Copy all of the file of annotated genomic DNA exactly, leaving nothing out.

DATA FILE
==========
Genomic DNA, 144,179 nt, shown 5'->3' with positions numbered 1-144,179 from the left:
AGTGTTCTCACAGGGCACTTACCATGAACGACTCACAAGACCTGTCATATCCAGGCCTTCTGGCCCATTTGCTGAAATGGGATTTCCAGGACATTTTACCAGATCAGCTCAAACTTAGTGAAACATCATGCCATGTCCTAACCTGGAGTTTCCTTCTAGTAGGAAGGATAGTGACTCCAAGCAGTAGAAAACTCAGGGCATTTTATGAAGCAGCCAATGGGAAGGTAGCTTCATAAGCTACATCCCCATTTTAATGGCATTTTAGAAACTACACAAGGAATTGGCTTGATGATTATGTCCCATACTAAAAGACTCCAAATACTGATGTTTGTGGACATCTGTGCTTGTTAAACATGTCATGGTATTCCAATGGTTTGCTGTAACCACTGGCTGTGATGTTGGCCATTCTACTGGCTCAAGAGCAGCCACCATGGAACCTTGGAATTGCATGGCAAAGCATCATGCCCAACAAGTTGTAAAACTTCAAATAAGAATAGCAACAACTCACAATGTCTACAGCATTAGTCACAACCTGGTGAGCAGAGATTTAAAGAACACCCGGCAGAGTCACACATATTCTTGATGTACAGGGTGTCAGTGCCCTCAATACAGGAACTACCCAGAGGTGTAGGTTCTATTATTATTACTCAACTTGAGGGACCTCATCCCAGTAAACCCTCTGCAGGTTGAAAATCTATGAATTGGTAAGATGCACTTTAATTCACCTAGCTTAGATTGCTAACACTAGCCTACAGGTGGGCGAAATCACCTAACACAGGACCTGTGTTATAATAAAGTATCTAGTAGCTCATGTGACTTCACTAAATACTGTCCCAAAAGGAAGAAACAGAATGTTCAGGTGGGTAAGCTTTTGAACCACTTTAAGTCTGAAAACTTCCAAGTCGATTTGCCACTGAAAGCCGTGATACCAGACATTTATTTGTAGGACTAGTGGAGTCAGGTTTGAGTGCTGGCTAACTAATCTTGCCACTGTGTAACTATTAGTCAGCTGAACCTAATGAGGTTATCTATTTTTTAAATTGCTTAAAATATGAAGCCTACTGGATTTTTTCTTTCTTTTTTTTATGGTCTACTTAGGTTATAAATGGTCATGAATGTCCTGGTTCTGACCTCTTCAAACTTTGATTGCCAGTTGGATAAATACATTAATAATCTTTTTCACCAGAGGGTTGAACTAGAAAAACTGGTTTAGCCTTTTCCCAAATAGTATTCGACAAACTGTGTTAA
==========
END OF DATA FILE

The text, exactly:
Genomic DNA, 144,179 nt, shown 5'->3' with positions numbered 1-144,179 from the left:
AGTGTTCTCACAGGGCACTTACCATGAACGACTCACAAGACCTGTCATATCCAGGCCTTCTGGCCCATTTGCTGAAATGGGATTTCCAGGACATTTTACCAGATCAGCTCAAACTTAGTGAAACATCATGCCATGTCCTAACCTGGAGTTTCCTTCTAGTAGGAAGGATAGTGACTCCAAGCAGTAGAAAACTCAGGGCATTTTATGAAGCAGCCAATGGGAAGGTAGCTTCATAAGCTACATCCCCATTTTAATGGCATTTTAGAAACTACACAAGGAATTGGCTTGATGATTATGTCCCATACTAAAAGACTCCAAATACTGATGTTTGTGGACATCTGTGCTTGTTAAACATGTCATGGTATTCCAATGGTTTGCTGTAACCACTGGCTGTGATGTTGGCCATTCTACTGGCTCAAGAGCAGCCACCATGGAACCTTGGAATTGCATGGCAAAGCATCATGCCCAACAAGTTGTAAAACTTCAAATAAGAATAGCAACAACTCACAATGTCTACAGCATTAGTCACAACCTGGTGAGCAGAGATTTAAAGAACACCCGGCAGAGTCACACATATTCTTGATGTACAGGGTGTCAGTGCCCTCAATACAGGAACTACCCAGAGGTGTAGGTTCTATTATTATTACTCAACTTGAGGGACCTCATCCCAGTAAACCCTCTGCAGGTTGAAAATCTATGAATTGGTAAGATGCACTTTAATTCACCTAGCTTAGATTGCTAACACTAGCCTACAGGTGGGCGAAATCACCTAACACAGGACCTGTGTTATAATAAAGTATCTAGTAGCTCATGTGACTTCACTAAATACTGTCCCAAAAGGAAGAAACAGAATGTTCAGGTGGGTAAGCTTTTGAACCACTTTAAGTCTGAAAACTTCCAAGTCGATTTGCCACTGAAAGCCGTGATACCAGACATTTATTTGTAGGACTAGTGGAGTCAGGTTTGAGTGCTGGCTAACTAATCTTGCCACTGTGTAACTATTAGTCAGCTGAACCTAATGAGGTTATCTATTTTTTAAATTGCTTAAAATATGAAGCCTACTGGATTTTTTCTTTCTTTTTTTTATGGTCTACTTAGGTTATAAATGGTCATGAATGTCCTGGTTCTGACCTCTTCAAACTTTGATTGCCAGTTGGATAAATACATTAATAATCTTTTTCACCAGAGGGTTGAACTAGAAAAACTGGTTTAGCCTTTTCCCAAATAGTATTCGACAAACTGTGTTAA